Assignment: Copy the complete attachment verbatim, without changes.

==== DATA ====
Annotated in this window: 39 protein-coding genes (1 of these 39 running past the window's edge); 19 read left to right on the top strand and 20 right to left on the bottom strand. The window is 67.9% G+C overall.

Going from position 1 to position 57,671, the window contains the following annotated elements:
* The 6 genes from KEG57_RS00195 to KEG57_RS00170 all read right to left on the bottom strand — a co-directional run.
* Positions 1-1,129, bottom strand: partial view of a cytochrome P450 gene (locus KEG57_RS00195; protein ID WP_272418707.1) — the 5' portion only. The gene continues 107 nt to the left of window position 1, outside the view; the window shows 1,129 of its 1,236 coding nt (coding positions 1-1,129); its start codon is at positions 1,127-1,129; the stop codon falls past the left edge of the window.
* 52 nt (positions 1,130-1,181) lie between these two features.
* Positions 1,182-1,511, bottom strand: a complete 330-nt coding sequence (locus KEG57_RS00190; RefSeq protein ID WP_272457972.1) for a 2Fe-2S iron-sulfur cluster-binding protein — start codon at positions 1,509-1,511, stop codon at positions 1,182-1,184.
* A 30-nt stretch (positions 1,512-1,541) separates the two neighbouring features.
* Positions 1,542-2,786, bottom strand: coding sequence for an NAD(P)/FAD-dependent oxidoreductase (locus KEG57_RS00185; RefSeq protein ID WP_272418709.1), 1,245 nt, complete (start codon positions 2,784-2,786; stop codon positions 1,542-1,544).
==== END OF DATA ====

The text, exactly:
Annotated in this window: 39 protein-coding genes (1 of these 39 running past the window's edge); 19 read left to right on the top strand and 20 right to left on the bottom strand. The window is 67.9% G+C overall.

Going from position 1 to position 57,671, the window contains the following annotated elements:
* The 6 genes from KEG57_RS00195 to KEG57_RS00170 all read right to left on the bottom strand — a co-directional run.
* Positions 1-1,129, bottom strand: partial view of a cytochrome P450 gene (locus KEG57_RS00195; protein ID WP_272418707.1) — the 5' portion only. The gene continues 107 nt to the left of window position 1, outside the view; the window shows 1,129 of its 1,236 coding nt (coding positions 1-1,129); its start codon is at positions 1,127-1,129; the stop codon falls past the left edge of the window.
* 52 nt (positions 1,130-1,181) lie between these two features.
* Positions 1,182-1,511, bottom strand: a complete 330-nt coding sequence (locus KEG57_RS00190; RefSeq protein ID WP_272457972.1) for a 2Fe-2S iron-sulfur cluster-binding protein — start codon at positions 1,509-1,511, stop codon at positions 1,182-1,184.
* A 30-nt stretch (positions 1,512-1,541) separates the two neighbouring features.
* Positions 1,542-2,786, bottom strand: coding sequence for an NAD(P)/FAD-dependent oxidoreductase (locus KEG57_RS00185; RefSeq protein ID WP_272418709.1), 1,245 nt, complete (start codon positions 2,784-2,786; stop codon positions 1,542-1,544).